As Bob Coffin supporters waited Tuesday for election results to trickle in, they were entertained by "Wheel of Fortune" on a television set up at Dona Maria’s restaurant.
Had the hint been "Las Vegas City Council Ward 3 race," the answer to the puzzle undoubtedly would have been "nasty."
Two hours before Coffin ultimately defeated Adriana Martinez, he declined to speak about the campaign during which Martinez told voters the seasoned politician embraced prostitutes and pedophiles.
Coffin slipped past Martinez by capturing 2,542 votes, 52.5 percent, compared with Martinez’s 2,300, 47.5 percent. He will take over the seat left vacant by Gary Reese, who was barred by term limits from seeking another four-year term.
On Tuesday, the emotional Coffin, 68, said that during his eight successful bids for state office, he has never been the subject of such harsh political attacks.
"The worst. Yeah, the lowest," said Coffin, who admitted he was exhausted and personally hurt by a barrage of fliers Martinez distributed. "It was gutter tactics in Spanish — less offensive in English."
The race might be over, but it won’t be the last time the two meet. Not only will they bump into each other on the sixth floor of City Hall — Martinez is a community liaison for Councilwoman Lois Tarkanian — but they could also end up in court. Coffin said he plans to file a defamation lawsuit against Martinez.
Despite Coffin’s claims that Martinez spent more time on his race than her own, she said she spent hours walking door-to-door explaining her priorities, which include luring more big companies downtown and improving the line of communication between constituents and the government.
"What I’ve said from Day One is that I will have an open door. I don’t want people to be intimidated," she said.
Martinez, 47, believes she fell short of winning the tight race because her backers failed to vote.
"The amount of supporters I had didn’t come out to vote," she said. "That’s all I can say because the support was there."
The two lobbed insults at each other regularly. As she mingled with friends at a strip mall in a neighborhood largely populated by Hispanics, Martinez said she was born and raised in the area. Coffin and other opponents leading up to the primary race contended she didn’t live in the ward when she filed for candidacy, which would have made her ineligible for the seat. The case is hung up at the Nevada Supreme Court .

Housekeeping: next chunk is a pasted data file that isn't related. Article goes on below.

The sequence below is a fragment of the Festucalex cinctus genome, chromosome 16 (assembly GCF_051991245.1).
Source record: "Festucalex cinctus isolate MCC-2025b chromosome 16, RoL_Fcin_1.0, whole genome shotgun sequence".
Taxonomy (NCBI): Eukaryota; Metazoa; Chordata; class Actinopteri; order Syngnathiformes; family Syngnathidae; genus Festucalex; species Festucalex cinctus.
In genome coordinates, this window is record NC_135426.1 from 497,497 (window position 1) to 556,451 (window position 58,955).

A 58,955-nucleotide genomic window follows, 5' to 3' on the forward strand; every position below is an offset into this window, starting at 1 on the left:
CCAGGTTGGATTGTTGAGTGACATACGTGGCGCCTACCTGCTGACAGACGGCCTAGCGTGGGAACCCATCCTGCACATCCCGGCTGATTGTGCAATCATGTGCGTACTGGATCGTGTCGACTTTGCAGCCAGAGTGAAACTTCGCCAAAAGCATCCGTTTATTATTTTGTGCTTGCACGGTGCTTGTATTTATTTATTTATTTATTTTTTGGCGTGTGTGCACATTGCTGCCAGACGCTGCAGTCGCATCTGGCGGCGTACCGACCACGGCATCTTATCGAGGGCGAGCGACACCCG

Martinez, former head of the state Democratic Party, took aim at Coffin when he said he would entertain discussions about making prostitution legal. Then, during a debate, the discussion turned to the possibility of child predators in parks. To that, Coffin noted that "pedophiles certainly have rights."
The two have battled over who would best represent the growing Hispanic population.
Martinez said the city would benefit from a Spanish-speaking representative and questioned the heritage of Coffin, whose mother is Hispanic.
Clearly fed up with the assault on Coffin, his wife, Mary Hausch, defended her husband Tuesday. She said he has served on the Latin Chamber of Commerce for decades and visited Nicaragua to help with the country’s election.
Coffin has visited the east side of Las Vegas and discussed converting vacant fenced-in lots into parks or community gardens. He has dropped in on mobile home parks and offered help in creating a green common area to bring residents together.
"He really wants to do this grass-roots kind of stuff," Hausch said.
Coffin said he would like to provide programs to help homeowners spruce up their property. He acknowledged that residents are struggling financially but said the city might be able to help supply trees or ground cover to improve the neighborhoods and, in turn, boost property values.
"I want to help people get out of this demoralizing mess we’re in," Coffin said. "If we can help people improve their home, job prospects and their neighborhood, a lot of things can fall into place. The city can’t print money, but these are things we can try to do until we get out of the recession."
Coffin regrets the campaign. He said he would have much rather have discussed issues rather than defend against attacks. He would have preferred voters choose between two candidates’ positions on important matters rather than two different personalities.
Coffin’s first task when he takes office in early July will be to do his best to repair the hard feelings his race created among fellow council members and staff. He will take a seat next to five other City Council members, half of whom lobbied against him in their support of Martinez. But don’t expect him to spend a lot of time focusing on a certain staff member.
"I don’t care what Councilman Tarkanian does with her office; she has hers, I have mine," he said. "Some believe the council belongs to the people of City Hall. I’m happy we can break into that mind-set."
Contact reporter Adrienne Packer at apacker@review journal.com or 702-387-2904.2011 GENERAL MUNICIPAL ELECTION RESULTS